Born in Santiago, Chile, in 1893, Huidobro was educated at a Jesuit school, which later led to a profound spiritual crisis in the young man, as he revolted against his aristocratic Roman Catholic upbringing. He left for Paris in 1916, having published six books of poetry. Although the first four books had little new to offer, he had moved in the last years of his youth to develop the ideas, most clearly in Adán, which in Paris Pierre Reverdy, Huidobro and others would describe as "creationism."
Once in Paris, Huidobro (the pseudonym he had created for himself) began to contribute to the avant-garde literary magazines, particulary Sic and Nord-Sud, which he co-edited with Reverdy and Guillaume Apollinaire. During these early years he published six further books of poetry, including Horizon Carré, Tour Eiffel, and Hallali. Travel to Madrid in 1918 brought the attention the Spanish avant-gardists such as Gerardo Diego, Juan Larrea, and Jorge Luis Borges, who encouraged him. The result of this interchange was Ultraism, which would, in turn, influence the young Argentine poet, Oliverio Girondo.
Huidobro returned to Chile for one year in 1925, and became the editor of a newspaper and ran as candidate for the Chilean Federation of Students in the national elections. Upon his defeat, Huidobro returned to France, where he continued his writing, including several novels and other works in other genres.
In 1936 he participated in the Spanish Civil War on the side of the Republic. As the fall of the Republic became imminent, he returned to Chile, where he wrote his important satrical novel, Sátiro; o, El poder de las palabras (1939).
Huidobro's major poetic work was his long poem, Altazor, subtitled "Journey in a Parachute," published in Madrid in 1931. Like Joyce and other major avant-gardists, Huidobro's work is made up of a complex layering of word-play and puns. Even the title relates to the root words: alto (high), Asor (goshawk), while at the same, through its subtitle, suggesting the Icarus-like possibilities of the fall.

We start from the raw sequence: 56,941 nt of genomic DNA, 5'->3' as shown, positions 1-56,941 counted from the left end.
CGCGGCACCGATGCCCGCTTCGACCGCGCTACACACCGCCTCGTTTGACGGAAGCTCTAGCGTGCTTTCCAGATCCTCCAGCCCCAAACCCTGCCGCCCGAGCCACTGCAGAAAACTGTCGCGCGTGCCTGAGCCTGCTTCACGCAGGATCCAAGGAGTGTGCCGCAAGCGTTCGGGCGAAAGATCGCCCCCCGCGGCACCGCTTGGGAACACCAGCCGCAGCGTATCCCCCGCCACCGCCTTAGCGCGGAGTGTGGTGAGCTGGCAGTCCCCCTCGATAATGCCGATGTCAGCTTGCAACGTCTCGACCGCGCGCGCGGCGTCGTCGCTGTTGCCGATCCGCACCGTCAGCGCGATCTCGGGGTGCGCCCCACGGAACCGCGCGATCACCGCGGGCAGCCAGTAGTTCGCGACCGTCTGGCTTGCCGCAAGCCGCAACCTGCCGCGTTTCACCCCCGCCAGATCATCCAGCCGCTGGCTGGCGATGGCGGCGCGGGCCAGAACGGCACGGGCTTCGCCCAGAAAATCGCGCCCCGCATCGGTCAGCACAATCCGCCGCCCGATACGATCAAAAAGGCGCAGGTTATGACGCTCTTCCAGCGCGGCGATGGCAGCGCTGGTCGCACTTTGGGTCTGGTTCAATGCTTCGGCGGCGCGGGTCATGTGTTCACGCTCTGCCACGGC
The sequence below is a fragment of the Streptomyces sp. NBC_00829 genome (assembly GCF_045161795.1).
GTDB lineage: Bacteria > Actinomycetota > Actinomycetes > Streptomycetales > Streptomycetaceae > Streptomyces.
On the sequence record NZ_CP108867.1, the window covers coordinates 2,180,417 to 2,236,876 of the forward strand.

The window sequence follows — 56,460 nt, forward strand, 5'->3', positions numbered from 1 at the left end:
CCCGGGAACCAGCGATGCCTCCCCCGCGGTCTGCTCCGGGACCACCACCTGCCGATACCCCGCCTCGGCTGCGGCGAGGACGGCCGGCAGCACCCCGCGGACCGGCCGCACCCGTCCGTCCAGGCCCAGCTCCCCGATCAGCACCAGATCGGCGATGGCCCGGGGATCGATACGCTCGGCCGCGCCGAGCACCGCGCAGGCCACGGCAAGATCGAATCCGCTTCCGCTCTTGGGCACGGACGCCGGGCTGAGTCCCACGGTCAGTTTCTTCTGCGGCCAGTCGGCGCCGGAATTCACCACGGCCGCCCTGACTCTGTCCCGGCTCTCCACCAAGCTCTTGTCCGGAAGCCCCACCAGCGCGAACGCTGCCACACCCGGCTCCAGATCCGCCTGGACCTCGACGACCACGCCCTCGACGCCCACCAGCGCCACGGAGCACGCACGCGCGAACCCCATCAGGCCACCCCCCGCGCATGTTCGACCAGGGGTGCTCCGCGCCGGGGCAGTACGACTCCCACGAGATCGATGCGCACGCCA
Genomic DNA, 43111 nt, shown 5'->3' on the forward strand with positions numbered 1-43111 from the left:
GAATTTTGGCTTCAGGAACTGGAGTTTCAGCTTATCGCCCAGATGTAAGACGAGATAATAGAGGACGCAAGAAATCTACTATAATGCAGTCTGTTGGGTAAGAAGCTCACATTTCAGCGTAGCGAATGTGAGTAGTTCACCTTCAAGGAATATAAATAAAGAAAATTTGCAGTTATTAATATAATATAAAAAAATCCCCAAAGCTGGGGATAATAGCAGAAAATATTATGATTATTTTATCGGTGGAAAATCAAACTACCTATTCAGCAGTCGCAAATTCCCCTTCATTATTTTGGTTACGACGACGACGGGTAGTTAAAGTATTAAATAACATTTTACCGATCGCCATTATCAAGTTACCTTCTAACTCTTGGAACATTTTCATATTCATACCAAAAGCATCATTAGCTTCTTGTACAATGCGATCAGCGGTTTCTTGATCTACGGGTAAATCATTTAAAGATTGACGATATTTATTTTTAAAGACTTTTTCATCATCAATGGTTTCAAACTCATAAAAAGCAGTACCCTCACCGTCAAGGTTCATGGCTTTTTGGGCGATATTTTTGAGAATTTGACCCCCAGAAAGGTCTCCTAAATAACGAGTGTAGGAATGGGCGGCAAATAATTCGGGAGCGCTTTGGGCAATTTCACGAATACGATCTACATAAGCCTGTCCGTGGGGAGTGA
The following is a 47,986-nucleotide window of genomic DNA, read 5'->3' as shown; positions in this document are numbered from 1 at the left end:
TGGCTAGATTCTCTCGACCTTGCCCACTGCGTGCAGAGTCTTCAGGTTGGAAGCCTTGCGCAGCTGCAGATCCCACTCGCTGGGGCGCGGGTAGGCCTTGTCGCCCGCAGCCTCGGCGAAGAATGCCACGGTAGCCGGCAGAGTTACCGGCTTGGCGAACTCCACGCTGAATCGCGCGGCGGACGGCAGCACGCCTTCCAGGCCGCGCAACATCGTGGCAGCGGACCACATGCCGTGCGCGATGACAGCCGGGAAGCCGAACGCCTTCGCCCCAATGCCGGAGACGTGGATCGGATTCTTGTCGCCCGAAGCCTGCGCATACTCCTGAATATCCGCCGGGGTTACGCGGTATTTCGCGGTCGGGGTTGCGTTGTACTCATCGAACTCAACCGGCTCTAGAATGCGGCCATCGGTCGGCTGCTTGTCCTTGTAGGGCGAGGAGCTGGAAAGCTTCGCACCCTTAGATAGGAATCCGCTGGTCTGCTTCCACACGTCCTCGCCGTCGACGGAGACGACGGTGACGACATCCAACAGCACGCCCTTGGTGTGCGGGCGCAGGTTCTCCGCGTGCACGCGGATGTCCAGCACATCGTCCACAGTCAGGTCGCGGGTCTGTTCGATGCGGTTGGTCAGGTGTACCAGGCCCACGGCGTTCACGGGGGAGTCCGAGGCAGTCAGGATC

The poet's last two works, Ver y palpar (1941) and El ciudadano del olvido (1941) contain autobiographical and personal elements. He died in Cartagena in 1948.
BOOKS OF POETRY:
Ecos del alma (Santiago: Imprenta Chide, 1911); Canciones en la noche (Santiago: Imprenta Chile, 1913); La gruta de silencio (Santiago: Imprenta Chile, 1913); Las pagodas ocultas (Santiago: Imprenta Universitaría, 1914); Adán (Santiago: Imprenta Universitaría, 1916); El espejo de agua (Buenos Aires: Editorial Orión, 1916); Horizon Carré (Paris: Editions Paul Birault, 1917); Tour Eiffel (Madrid: Imprenta Pueyo, 1918); Hallali (Madrid: Ediciones Jesús López, 1918); Ecuatorial (Madrid: Imprenta Pueyo, 1918); Poemas articos (Madrid: Imprenta Pueyo, 1918); Saisons choisies (Paris: Editions Le Cible, 1921); Automne régulier (Paris: Editions Librairie de France, 1925); Tout a Coup (Paris: Editions Au Sans Pareil, 1925); Altazor: el viaje en paracaídas (Madrid: Campañía Iberoamericana de Publications, 1931); Temblor de Cielo (Madrid: Ediorial Plutarco, 1931); Ver y palpar (Santiago: Ediciones Ercilla, 1941); El ciudadano del Olvido (Santiago: Ediciones Ercilla, 1941); Antología de Vicente Huidobro (Santiago: Editorial Zig-Zag, 1945); Ultimos Poemas (Santiago: Talleres Gráficos Ahués Hnos, 1948); Poesías, edited with a prologue by Enrique Lihn (Havana: Casa de las Américas, 1968); Obras Completas de Vicente Huidobro (Santiago: Editorial Zig-Zag, 1964); Obras Completas de Vicente Huidobro (Santiago: Editorial Andres Bello, 1976)
ENGLISH LANGUAGE TRANSLATIONS:
The Relativity of Spring: 13 poems translated from the French , translated by Michael Palmer and Geoffrey Young (Berkeley, California: Sand Dollar, 1976); The Selected Poetry of Vicente Huidobro, edited by David Guss (New York: New Directions, 1981); Althazor, translated by Eliot Weinberger (Saint Paul, Minnesota: Graywolf Press, 1988); The Poet Is a Little God: Creationist Verse, translated by Jorge García-Gómez (Riverside, California: Xenos Books, 1990).